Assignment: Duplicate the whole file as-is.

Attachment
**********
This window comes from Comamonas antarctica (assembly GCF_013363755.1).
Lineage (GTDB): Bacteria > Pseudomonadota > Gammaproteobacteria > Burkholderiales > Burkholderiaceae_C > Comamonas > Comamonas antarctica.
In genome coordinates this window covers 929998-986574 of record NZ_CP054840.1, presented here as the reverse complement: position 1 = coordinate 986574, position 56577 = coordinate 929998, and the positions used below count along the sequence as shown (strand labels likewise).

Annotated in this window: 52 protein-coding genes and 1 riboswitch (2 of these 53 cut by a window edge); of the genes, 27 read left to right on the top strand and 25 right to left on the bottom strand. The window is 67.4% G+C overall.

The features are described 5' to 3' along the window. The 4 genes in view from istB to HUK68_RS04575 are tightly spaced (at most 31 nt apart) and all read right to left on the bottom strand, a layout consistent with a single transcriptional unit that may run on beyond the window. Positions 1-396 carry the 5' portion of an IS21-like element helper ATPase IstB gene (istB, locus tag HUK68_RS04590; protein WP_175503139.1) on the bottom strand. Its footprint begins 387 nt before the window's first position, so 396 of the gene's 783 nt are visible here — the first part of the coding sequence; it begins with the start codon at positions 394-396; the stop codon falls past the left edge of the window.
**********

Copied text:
This window comes from Comamonas antarctica (assembly GCF_013363755.1).
Lineage (GTDB): Bacteria > Pseudomonadota > Gammaproteobacteria > Burkholderiales > Burkholderiaceae_C > Comamonas > Comamonas antarctica.
In genome coordinates this window covers 929998-986574 of record NZ_CP054840.1, presented here as the reverse complement: position 1 = coordinate 986574, position 56577 = coordinate 929998, and the positions used below count along the sequence as shown (strand labels likewise).

Annotated in this window: 52 protein-coding genes and 1 riboswitch (2 of these 53 cut by a window edge); of the genes, 27 read left to right on the top strand and 25 right to left on the bottom strand. The window is 67.4% G+C overall.

The features are described 5' to 3' along the window. The 4 genes in view from istB to HUK68_RS04575 are tightly spaced (at most 31 nt apart) and all read right to left on the bottom strand, a layout consistent with a single transcriptional unit that may run on beyond the window. Positions 1-396 carry the 5' portion of an IS21-like element helper ATPase IstB gene (istB, locus tag HUK68_RS04590; protein WP_175503139.1) on the bottom strand. Its footprint begins 387 nt before the window's first position, so 396 of the gene's 783 nt are visible here — the first part of the coding sequence; it begins with the start codon at positions 394-396; the stop codon falls past the left edge of the window.